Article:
Imagine driving to work along your normal route through Baton Rouge. You were expecting another normal day: go to work, be productive and return home. Your typical day took a dive when a distracted driver made a fateful turn -- illegally. Because the other driver chose to text instead of pay attention to basic traffic laws, such as red lights and right-of-way, you now have to deal with serious back and neck injuries and the damage to your car. In addition, it looks like you will be missing work for the foreseeable future.
I-10 is a busy corridor that spans the width of Louisiana. Except for the short burst, you can travel on I-12 if you are bypassing New Orleans. Drivers going from one coast to the other using the southernmost route travel I-10. The congestion on this route as drivers travel around New Orleans, Baton Rouge, Lafayette and Lake Charles means drivers need their full attention on the road. Distracted drivers pose a hazard to everyone on the interstate, and victims of distracted driving accidents need to be aware of their legal options for obtaining full and fair compensation.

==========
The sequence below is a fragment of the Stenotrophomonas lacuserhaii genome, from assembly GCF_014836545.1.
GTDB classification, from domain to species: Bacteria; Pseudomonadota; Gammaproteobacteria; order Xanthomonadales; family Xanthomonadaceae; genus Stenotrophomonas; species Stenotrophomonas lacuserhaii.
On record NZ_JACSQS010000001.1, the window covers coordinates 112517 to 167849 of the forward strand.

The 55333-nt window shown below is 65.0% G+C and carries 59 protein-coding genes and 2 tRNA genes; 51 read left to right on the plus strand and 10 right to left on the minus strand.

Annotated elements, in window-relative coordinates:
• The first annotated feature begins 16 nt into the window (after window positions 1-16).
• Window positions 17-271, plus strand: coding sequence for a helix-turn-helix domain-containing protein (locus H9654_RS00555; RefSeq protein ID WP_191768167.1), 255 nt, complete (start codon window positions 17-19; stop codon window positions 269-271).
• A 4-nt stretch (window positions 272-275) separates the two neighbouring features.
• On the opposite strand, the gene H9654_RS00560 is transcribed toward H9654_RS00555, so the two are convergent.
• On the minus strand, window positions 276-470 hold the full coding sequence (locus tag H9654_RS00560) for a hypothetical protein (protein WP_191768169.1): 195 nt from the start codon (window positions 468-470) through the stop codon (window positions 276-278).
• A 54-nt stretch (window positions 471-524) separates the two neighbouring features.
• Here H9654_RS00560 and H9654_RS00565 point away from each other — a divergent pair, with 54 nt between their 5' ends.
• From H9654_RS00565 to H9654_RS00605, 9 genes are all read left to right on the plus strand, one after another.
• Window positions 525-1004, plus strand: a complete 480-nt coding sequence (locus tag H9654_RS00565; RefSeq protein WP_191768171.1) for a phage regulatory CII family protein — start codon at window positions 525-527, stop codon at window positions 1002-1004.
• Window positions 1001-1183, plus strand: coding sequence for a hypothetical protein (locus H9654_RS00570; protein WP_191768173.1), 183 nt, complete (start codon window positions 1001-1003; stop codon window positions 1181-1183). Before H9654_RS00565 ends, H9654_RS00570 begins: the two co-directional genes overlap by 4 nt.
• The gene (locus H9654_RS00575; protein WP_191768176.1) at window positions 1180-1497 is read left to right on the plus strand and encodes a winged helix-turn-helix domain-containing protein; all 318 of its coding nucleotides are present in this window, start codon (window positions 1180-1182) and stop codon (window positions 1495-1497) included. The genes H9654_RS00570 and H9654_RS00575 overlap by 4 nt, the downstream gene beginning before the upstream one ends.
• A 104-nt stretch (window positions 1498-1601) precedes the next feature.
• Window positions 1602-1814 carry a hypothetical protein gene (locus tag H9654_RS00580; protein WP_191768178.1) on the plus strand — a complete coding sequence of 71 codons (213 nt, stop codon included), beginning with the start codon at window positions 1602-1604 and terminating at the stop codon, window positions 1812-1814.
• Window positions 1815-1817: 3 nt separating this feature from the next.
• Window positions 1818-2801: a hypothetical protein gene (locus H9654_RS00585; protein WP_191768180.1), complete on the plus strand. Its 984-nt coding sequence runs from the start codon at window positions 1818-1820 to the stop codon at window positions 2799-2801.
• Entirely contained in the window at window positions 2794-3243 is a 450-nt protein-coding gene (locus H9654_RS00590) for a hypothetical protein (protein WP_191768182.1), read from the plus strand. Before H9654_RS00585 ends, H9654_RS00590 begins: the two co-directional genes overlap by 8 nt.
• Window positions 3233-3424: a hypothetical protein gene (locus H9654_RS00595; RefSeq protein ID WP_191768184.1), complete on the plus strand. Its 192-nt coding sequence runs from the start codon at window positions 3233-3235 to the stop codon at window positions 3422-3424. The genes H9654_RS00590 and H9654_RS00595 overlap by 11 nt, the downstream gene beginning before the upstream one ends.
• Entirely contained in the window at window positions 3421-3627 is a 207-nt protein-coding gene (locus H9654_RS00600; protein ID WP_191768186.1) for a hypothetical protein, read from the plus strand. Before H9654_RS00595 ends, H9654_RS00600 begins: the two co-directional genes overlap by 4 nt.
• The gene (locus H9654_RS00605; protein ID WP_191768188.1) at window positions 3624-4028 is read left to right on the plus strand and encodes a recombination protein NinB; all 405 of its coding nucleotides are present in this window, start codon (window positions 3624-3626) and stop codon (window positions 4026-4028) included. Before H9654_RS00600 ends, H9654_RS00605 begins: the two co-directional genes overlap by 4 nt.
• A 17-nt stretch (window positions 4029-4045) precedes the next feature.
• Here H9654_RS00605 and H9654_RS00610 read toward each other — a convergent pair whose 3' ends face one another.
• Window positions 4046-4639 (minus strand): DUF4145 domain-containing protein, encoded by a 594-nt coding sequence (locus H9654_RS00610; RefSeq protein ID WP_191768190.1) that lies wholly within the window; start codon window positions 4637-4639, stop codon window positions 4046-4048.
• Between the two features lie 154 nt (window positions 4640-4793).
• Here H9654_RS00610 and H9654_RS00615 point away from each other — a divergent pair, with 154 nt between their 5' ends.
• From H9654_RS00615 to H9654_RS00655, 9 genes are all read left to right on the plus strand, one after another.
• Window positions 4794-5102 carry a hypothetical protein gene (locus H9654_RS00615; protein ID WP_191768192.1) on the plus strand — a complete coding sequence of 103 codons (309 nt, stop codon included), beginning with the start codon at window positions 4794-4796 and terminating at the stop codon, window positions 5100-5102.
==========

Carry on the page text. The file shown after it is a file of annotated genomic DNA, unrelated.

Amid the outcry about distracted driving, there's one key thing that's not happening. Even with widespread awareness, texting while driving has been increasing. At any moment in the day, the National Occupant Protection Use Survey estimates that 660,000 drivers are using a cell phone or other electronic device from behind the wheel.